O, Christmas Tree
Follow these tips to keep your cat safe while you enjoy your Christmas tree.
Stacy N. Hackett
Page 2 of 2
Short pieces of linear objects can pass through a cats intestinal tract but larger lengths get trapped and cause the intestines to bunch up, Wexler-Mitchell says. Left untreated, a linear foreign body leads to intestinal perforation and peritonitis, life-threatening conditions.
5. Pass on food-based decorations. Popcorn strings, cranberry garlands, candy canes, gingerbread men these cute decorations are potentially harmful to your cat. Treats stolen from the tree can upset your pets stomach or, in the case of garlands strung together with lengths of string, cause intestinal blockages. Such decorations may also encourage your cat to climb the tree in search of another treat.
6. Practice safety with holiday lights. Some cats have a penchant for chewing electrical cords, and the cords for your Christmas tree lights may prove tempting. If your cat chews through one of these cords, it can suffer burns to the mouth, electrocution or even death. Consider placing all electrical cords in protective coverings. Be creative! Wrap a large box in festive paper, cut small holes in the sides, and slip the cords through the package. Or, run all cords beneath the tree skirt, hiding them from view and your cats sharp teeth.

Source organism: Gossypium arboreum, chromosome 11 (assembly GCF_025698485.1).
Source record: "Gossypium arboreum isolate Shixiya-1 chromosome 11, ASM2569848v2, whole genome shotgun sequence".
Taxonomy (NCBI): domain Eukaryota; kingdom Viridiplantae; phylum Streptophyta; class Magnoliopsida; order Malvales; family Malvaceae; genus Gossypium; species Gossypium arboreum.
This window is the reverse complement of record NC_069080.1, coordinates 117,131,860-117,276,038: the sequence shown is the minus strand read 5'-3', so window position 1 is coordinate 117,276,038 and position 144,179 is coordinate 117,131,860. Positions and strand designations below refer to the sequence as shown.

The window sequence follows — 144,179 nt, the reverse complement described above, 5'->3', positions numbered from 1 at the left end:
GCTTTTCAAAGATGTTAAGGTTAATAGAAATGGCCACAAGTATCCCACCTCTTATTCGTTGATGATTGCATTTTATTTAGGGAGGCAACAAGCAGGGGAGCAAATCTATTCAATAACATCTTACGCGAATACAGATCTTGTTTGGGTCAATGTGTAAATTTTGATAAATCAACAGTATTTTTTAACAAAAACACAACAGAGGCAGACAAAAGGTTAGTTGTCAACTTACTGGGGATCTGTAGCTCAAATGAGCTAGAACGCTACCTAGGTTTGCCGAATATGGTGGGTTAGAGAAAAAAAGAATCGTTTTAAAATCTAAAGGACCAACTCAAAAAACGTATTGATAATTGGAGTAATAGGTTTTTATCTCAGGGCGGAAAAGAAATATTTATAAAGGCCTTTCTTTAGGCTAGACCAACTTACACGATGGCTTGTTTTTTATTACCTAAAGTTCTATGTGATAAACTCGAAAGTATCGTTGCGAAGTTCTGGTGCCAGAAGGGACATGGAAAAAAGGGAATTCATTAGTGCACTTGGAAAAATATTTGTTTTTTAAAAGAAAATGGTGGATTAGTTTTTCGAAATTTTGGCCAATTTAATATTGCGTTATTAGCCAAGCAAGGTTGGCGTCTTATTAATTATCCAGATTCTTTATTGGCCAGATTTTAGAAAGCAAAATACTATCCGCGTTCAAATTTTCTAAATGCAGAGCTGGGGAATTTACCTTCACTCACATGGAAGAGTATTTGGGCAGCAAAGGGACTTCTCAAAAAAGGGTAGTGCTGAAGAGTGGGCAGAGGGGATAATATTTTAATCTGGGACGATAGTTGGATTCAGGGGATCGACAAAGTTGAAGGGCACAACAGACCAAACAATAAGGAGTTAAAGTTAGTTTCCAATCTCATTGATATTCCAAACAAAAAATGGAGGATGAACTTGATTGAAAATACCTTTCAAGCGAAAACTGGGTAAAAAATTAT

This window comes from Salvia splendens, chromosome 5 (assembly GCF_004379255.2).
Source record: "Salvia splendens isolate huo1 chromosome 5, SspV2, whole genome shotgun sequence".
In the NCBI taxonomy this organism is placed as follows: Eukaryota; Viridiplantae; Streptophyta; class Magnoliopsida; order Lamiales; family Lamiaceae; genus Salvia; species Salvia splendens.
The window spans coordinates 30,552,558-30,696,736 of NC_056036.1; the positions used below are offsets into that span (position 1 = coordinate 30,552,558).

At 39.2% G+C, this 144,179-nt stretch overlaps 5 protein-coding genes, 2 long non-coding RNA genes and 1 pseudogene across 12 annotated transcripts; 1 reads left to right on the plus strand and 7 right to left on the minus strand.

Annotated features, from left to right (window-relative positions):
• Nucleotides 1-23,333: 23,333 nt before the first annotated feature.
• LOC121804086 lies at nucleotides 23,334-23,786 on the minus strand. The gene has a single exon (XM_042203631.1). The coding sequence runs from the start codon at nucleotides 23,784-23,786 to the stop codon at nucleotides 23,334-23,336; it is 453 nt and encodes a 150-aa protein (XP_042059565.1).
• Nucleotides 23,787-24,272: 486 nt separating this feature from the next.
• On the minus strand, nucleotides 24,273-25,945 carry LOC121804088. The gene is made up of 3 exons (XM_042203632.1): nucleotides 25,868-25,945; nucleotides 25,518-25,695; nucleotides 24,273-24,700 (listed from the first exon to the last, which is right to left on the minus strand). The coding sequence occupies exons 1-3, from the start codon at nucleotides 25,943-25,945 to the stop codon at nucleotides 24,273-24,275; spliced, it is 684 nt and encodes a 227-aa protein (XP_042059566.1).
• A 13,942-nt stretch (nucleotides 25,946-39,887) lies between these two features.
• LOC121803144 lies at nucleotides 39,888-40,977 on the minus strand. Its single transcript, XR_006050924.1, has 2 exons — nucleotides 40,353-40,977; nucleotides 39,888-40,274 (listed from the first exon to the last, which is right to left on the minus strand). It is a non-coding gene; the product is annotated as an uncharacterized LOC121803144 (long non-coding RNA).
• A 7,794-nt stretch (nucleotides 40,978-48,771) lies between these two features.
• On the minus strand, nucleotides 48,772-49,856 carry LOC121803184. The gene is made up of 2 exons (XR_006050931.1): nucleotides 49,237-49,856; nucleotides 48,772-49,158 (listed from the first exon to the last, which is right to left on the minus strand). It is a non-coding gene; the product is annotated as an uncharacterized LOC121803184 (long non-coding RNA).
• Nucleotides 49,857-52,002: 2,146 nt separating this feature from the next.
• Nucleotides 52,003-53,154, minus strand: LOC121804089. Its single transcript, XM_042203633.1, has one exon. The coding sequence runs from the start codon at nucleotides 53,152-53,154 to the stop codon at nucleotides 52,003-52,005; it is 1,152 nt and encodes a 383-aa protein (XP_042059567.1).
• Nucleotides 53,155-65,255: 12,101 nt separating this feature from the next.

7. Skip the decorative flocking. The chemicals found in white flocking or artificial snow coverings are mildly toxic and could cause intestinal blockage if consumed in large quantities, according to the American Veterinary Medical Association. Snow flocking could also be harmful if inhaled by your cat.
8. Keep needles cleaned up. As your tree sheds needles, do your best to keep them cleaned up. Because of the preservatives often used on Christmas trees, the needles can be toxic to your cat if ingested, causing mouth and stomach irritation, according to the AVMA. The sharp points on the needles can cause mouth irritations as well. Discourage your cat from chewing on branches, too. If your cat simply can't resist sneaking a bite here and there, apply a chewing deterrent, such as Bitter Apple, to the lower branches. The deterrents bitter taste will discourage your cat from nibbling the branches.
After that first Christmas with Jordan, my husband and I became Christmas tree safety pros. By taking a few extra precautions each year while putting up the tree, all the members of our household enjoyed the festive atmosphere without broken ornaments and tree trauma. Follow our lead to keep your precious pets safe, too.Page 1 | 2
Give us your opinion on
O, Christmas Tree